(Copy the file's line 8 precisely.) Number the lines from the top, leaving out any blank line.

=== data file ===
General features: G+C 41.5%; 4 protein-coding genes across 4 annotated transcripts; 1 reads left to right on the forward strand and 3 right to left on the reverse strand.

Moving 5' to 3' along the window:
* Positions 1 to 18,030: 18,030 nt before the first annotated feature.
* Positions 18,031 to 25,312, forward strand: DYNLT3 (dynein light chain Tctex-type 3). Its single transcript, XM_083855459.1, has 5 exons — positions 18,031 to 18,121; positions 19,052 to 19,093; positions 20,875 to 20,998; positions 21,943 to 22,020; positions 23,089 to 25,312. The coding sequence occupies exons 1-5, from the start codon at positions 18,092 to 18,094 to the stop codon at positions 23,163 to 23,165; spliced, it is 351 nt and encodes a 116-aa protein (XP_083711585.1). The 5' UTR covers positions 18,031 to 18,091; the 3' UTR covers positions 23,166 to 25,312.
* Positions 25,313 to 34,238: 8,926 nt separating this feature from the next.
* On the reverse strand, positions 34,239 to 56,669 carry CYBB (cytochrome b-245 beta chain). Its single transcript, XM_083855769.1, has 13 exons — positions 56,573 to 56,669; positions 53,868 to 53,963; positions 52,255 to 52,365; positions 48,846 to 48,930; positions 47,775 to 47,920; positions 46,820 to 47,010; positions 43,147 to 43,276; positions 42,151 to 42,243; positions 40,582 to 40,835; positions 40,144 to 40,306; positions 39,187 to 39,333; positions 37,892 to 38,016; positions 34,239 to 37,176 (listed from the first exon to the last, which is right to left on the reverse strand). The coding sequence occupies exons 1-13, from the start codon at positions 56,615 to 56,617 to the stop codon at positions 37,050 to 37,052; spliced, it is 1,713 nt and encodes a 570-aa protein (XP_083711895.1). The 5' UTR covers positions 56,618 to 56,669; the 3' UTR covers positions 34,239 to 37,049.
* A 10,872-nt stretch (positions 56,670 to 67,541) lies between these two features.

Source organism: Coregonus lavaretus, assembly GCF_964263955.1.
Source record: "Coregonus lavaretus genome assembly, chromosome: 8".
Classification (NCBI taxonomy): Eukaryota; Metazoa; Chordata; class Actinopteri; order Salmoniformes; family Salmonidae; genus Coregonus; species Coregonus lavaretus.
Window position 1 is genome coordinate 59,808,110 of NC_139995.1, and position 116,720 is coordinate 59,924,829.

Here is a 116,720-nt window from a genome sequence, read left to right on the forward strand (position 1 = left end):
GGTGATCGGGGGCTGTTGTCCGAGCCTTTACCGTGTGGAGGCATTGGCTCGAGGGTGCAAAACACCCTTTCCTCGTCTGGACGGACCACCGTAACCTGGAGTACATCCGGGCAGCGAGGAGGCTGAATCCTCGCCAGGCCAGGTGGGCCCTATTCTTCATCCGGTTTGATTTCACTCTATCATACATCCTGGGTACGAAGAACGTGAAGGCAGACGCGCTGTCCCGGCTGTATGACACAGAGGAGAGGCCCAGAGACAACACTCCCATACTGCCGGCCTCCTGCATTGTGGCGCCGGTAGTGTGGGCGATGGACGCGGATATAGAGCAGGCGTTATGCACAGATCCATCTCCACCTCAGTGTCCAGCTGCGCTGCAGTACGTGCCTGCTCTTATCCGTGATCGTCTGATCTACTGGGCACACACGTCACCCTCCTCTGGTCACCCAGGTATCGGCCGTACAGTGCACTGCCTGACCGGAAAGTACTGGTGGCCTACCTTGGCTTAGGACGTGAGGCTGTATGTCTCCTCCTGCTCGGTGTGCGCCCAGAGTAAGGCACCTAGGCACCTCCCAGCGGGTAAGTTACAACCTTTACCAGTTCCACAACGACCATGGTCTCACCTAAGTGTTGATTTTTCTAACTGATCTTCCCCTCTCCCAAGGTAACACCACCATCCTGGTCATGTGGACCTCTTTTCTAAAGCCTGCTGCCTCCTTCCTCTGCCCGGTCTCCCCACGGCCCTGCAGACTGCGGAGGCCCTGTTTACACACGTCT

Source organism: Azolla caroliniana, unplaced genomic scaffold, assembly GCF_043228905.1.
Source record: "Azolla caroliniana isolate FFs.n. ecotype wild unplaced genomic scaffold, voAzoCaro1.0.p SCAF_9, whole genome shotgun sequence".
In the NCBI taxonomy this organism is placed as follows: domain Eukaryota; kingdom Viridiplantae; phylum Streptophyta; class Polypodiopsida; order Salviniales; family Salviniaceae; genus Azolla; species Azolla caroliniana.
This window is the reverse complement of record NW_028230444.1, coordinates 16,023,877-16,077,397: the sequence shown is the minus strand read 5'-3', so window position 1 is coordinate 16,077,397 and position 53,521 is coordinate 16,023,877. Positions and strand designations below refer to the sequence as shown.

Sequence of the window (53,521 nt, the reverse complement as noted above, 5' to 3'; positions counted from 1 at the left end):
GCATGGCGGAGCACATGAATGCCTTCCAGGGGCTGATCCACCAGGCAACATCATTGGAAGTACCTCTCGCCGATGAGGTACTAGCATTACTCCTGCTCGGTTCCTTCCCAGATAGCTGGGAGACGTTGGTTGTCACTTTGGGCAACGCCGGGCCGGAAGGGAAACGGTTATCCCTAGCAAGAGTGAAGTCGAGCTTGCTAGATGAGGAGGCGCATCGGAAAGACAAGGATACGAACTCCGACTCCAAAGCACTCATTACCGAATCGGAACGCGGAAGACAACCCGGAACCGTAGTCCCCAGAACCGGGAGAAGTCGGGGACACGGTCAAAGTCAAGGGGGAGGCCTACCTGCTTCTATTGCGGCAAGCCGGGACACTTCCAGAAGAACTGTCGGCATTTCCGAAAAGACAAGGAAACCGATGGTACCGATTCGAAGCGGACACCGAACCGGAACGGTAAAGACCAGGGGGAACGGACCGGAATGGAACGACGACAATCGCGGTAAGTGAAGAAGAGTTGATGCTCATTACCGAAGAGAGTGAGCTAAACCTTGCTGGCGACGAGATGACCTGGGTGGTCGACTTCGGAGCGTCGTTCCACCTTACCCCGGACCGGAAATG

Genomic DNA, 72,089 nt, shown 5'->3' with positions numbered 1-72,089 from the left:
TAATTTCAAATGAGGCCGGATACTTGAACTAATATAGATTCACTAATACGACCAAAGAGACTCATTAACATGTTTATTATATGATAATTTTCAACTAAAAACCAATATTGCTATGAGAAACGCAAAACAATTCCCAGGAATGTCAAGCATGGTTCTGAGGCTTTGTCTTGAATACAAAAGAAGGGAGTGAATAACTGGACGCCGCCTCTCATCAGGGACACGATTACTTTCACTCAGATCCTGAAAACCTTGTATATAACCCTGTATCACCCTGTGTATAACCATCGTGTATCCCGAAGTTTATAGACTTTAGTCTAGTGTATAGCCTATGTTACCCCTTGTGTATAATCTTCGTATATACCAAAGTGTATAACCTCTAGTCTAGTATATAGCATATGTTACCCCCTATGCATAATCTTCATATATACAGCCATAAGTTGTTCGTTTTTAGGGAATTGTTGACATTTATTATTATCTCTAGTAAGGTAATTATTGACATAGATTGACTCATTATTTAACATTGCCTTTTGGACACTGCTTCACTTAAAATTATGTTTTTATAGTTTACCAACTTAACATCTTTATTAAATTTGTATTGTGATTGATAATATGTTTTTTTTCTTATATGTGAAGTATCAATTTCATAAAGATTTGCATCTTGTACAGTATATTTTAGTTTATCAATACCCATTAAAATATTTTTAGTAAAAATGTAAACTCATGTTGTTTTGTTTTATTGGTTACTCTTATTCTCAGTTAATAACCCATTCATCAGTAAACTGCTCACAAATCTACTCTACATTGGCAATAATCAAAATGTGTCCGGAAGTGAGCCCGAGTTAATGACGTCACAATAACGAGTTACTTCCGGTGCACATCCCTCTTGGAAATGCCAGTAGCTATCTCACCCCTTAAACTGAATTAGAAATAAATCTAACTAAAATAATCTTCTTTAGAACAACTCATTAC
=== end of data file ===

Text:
Source organism: Coregonus lavaretus, assembly GCF_964263955.1.